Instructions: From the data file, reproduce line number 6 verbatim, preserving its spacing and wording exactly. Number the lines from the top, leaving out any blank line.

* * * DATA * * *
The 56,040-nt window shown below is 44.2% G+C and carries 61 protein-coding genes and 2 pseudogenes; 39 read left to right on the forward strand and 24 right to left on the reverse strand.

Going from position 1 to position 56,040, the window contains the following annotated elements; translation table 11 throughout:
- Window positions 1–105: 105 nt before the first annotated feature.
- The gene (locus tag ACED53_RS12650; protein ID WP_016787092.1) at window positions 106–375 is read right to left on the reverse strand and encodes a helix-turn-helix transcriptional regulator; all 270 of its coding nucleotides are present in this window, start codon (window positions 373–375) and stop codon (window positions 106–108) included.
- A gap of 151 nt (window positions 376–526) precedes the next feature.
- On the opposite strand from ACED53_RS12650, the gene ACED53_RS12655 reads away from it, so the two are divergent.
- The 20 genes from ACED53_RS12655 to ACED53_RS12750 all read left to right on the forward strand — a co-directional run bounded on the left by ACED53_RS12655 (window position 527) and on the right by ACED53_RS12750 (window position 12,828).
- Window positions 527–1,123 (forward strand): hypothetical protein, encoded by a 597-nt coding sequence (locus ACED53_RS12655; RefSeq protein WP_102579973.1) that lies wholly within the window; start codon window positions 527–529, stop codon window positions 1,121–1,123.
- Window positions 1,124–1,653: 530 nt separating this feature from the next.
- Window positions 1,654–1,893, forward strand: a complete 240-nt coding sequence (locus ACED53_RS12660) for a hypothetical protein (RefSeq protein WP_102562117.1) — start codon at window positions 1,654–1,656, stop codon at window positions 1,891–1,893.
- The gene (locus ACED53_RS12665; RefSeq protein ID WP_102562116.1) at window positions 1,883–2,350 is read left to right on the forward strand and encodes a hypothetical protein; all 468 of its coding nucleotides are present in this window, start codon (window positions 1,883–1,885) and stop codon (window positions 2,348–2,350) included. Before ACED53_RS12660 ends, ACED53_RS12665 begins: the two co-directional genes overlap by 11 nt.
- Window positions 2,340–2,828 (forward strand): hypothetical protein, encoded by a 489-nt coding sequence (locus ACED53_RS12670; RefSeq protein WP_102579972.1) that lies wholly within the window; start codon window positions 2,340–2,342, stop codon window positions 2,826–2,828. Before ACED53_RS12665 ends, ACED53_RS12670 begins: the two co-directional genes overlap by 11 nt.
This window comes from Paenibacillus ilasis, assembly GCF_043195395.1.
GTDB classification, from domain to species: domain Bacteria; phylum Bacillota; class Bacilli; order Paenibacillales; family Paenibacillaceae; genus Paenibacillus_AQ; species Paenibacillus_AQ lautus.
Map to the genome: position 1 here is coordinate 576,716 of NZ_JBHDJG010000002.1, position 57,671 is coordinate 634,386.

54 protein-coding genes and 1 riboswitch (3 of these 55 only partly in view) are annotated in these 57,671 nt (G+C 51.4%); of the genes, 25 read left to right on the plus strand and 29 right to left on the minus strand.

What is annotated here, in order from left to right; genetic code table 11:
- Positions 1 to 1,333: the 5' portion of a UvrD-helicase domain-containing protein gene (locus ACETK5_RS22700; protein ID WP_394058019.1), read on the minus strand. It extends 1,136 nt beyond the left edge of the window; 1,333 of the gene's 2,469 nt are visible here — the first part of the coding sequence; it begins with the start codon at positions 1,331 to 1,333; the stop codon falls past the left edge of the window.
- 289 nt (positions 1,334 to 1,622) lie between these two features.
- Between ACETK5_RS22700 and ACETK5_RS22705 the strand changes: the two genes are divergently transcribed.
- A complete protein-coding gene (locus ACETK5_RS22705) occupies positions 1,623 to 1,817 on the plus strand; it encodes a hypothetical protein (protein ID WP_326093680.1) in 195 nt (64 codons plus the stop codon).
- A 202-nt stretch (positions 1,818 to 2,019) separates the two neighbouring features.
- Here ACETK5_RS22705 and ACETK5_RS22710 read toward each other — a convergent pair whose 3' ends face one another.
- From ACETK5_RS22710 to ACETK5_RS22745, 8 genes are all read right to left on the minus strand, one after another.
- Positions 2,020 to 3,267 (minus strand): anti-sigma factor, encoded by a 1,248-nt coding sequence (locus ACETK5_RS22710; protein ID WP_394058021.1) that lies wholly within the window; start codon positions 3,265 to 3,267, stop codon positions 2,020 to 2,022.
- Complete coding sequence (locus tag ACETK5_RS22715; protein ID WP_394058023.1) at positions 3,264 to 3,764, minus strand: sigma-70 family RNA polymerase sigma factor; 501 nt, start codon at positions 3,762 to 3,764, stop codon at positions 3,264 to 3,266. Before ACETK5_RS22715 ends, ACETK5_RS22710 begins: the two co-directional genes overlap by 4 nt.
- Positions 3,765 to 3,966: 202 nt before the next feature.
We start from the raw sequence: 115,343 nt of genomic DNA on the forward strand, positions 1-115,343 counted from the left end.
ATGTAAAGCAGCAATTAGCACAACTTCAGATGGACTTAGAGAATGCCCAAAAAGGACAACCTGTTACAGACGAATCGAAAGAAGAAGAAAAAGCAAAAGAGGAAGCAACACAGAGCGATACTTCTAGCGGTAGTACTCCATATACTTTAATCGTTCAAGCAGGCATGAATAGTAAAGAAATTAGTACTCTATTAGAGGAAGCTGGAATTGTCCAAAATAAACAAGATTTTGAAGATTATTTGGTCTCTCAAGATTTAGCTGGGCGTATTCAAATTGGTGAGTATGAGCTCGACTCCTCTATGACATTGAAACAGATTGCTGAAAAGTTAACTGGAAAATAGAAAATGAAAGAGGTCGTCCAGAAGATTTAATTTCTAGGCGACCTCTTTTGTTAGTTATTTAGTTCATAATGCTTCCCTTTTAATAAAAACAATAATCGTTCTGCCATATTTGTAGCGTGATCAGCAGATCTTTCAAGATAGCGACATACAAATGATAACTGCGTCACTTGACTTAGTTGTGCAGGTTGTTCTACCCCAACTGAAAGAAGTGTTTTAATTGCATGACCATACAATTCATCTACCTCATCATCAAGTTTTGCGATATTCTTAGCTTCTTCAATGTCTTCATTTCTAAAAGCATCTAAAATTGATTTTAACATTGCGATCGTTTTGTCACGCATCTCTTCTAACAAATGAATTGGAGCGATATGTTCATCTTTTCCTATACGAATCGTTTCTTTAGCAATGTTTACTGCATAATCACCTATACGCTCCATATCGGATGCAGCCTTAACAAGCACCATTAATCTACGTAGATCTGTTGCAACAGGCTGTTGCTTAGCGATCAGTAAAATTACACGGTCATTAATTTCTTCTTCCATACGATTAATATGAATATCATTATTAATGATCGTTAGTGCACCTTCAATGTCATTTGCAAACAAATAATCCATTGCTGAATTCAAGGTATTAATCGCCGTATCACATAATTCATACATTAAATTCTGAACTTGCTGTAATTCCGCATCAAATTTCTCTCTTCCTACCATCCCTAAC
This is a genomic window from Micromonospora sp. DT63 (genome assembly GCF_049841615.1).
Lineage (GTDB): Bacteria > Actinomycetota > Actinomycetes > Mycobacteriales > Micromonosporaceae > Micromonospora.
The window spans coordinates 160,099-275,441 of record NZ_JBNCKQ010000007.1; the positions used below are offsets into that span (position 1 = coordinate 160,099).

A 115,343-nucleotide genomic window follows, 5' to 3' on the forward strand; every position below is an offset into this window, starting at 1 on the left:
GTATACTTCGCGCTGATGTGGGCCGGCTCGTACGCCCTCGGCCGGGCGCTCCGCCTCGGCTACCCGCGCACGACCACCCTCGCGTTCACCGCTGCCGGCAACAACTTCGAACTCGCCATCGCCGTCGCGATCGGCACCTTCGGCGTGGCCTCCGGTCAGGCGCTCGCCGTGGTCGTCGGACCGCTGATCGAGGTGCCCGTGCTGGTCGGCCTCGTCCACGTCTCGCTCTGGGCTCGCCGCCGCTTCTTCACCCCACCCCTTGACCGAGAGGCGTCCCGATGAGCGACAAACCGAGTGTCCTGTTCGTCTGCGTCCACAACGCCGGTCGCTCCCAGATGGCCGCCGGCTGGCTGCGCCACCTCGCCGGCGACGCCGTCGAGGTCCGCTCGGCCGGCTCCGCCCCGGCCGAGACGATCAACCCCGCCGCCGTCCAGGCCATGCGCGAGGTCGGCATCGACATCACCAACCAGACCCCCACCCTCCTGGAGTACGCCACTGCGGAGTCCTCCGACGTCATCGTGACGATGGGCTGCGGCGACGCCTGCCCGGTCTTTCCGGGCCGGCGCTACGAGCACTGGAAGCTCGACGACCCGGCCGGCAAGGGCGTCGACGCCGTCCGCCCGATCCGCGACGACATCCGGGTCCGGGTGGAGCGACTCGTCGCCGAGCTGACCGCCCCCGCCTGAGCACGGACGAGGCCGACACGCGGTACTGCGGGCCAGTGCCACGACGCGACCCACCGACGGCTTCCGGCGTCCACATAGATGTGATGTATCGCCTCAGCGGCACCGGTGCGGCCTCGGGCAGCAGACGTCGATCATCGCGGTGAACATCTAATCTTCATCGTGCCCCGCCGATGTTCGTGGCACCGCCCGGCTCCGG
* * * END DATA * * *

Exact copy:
- On the opposite strand from ACED53_RS12650, the gene ACED53_RS12655 reads away from it, so the two are divergent.